Acquiring Chara was a must for Chiarelli

615746.jpg

Acquiring Chara was a must for Chiarelli

It's pretty safe to say that without the Zdeno Chara years back, the Bruins would not be 2011-12 Stanley Cup Champions, and they wouldn't be in the running for another Cup this year.

Chara is the backbone of the B's, the captain, and the player perhaps most feared and respected in the NHL. Bruins GM Peter Chiarelli saw what Chara had to offer early on in his career, and made sure that when he made his way to Boston, Chara wasn't far behind.

"Z (Chara) is a guy that I've known for a long time," Chiarelli said told CSNNE's Kevin Walsh. "When I worked in Ottawa we acquired him in a trade. And you could see the commitment, you could see the passion of this player, and he was coveted by all teams. To know that he was there, it's a franchise building block is what Z is. And of course his captainship and how he's grown into that has been impressive to watch."

It certainly has been impressive. By all accounts, Chara is not only an amazing hockey player, but an amazing teammate off the ice as well. He leads by example, and with a Bruins team following his lead, it's no wonder they've found success.

And with Chara, it's not all about "stats".

"What's really remarkable about Z is that the impact he has on a game isn't always plain to see," Chiarellie said. "I mean, you have to look at how he affects the opposing players over the course of a game, and how he tired them out. And how even going into a game teams make their game plans around avoiding him, whether it's their dunks, it's their forecheck. And if you talk to players, like impact players on other teams they talk about Z they always start it with a heavy sigh because they know they have to face-off against this guy."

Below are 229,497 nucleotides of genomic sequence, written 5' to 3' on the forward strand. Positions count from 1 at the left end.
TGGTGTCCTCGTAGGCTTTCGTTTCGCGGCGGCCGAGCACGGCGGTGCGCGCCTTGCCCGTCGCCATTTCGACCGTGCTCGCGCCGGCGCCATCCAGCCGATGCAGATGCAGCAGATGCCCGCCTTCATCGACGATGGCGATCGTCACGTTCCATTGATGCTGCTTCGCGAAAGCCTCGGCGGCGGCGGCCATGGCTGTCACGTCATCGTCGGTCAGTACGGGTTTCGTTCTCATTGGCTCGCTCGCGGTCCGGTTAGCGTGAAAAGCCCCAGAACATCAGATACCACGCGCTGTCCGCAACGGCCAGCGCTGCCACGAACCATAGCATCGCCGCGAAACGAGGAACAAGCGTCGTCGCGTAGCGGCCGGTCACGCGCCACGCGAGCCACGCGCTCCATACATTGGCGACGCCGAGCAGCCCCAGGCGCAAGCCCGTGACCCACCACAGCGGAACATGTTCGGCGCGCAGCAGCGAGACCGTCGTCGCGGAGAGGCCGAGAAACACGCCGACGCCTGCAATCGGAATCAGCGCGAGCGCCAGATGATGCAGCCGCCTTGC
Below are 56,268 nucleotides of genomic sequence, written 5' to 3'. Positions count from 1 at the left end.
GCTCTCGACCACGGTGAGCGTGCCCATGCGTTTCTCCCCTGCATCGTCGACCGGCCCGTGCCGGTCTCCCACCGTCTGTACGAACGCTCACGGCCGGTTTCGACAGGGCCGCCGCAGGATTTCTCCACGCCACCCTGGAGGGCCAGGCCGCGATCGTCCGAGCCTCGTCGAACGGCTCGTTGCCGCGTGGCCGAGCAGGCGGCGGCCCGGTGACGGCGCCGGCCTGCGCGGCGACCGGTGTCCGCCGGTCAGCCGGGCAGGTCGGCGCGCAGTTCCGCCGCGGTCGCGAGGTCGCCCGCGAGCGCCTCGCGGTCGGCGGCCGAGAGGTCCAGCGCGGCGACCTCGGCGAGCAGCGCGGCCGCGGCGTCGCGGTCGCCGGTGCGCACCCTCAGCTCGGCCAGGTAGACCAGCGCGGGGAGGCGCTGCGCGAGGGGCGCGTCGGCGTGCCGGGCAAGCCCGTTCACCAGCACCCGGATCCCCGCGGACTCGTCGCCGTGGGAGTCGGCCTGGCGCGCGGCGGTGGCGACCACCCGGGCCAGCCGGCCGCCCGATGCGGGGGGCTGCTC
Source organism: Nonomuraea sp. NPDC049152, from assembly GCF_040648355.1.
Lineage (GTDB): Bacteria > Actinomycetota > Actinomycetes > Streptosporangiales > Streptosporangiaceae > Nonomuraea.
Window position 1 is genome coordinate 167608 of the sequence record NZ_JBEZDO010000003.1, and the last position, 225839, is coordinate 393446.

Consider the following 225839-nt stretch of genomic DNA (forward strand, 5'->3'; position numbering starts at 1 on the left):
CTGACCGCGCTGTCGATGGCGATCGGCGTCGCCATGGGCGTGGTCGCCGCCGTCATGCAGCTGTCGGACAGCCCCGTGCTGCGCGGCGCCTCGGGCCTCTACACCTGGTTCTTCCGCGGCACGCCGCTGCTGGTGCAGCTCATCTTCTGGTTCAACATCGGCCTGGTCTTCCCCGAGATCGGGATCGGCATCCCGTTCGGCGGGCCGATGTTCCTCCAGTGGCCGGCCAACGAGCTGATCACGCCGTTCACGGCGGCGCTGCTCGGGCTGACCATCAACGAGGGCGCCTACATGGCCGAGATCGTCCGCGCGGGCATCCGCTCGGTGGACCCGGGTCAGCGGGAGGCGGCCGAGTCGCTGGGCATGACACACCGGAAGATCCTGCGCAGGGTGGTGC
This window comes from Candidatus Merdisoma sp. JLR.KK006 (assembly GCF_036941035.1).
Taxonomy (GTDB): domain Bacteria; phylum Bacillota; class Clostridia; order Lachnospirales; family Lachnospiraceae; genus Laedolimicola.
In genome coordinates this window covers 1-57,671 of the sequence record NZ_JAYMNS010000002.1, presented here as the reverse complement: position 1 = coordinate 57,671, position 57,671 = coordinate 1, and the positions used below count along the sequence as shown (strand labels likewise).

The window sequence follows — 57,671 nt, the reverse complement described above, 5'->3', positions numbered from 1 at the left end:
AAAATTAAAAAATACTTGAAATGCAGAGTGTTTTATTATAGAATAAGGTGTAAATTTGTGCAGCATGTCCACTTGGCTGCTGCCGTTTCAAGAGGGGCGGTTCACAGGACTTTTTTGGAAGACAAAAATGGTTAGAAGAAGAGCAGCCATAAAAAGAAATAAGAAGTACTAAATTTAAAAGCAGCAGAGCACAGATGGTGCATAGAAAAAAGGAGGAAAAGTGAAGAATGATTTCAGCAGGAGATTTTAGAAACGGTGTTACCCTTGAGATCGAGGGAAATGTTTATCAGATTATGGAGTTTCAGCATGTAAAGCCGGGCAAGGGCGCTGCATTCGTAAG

Pomeranz 'pretty comfortable' with potential move to bullpen

red_sox_drew_pomeranz_072516.jpg

Pomeranz 'pretty comfortable' with potential move to bullpen

NEW YORK -- If Drew Pomeranz is going to be part of the Red Sox' postseason plans, the team will likely have a better idea about that question by Thursday afternoon.

Pomeranz, who was scratched from his final scheduled start on Thursday because of soreness in his left forearm and general concern about his 2016 workload, will throw a 30-35 pitch bullpen.

If he responds well, he could then see some relief action over the final weekend at Fenway to determine his readiness for the playoffs.

"Before we even begin to map out a potential relief appearance over the weekend,'' said John Farrell, "we've got to get through that next step.''

Pomeranz pitched well in his last start at Tropicana Field over the weekend, but has been dealing with some discomfort in his forearm.

"I've had some soreness here, late in the year,'' Pomeranz said. "I've thrown more innings than I have ever (before), so we kind of sat down and talked about the best course of action the rest of the way.''

Pomeranz described what he felt as "just some soreness, probably from never covering this time of the year. It's a spot I've never been in before. We just decided the best thing to do was not making this last start and talk about maybe sliding into the bullpen.''

The lefty is no stranger to the bullpen, having pitched there as recently as last season while with Oakland.

"I've had the benefit of doing pretty much everything (in terms of roles),'' he said. "I'm pretty comfortable in any situation. If they see me helping there, obviously, that's where I want to be. But I don't know if it's a sure thing. We'll have to see how it goes.''

Meanwhile, another sidelined starter, Steven Wright, is expected to rejoin the team in Boston Friday. Wright threw a bullpen off the mound earlier this week in Fort Myers as he attempts to come back from inflammation in his shoulder.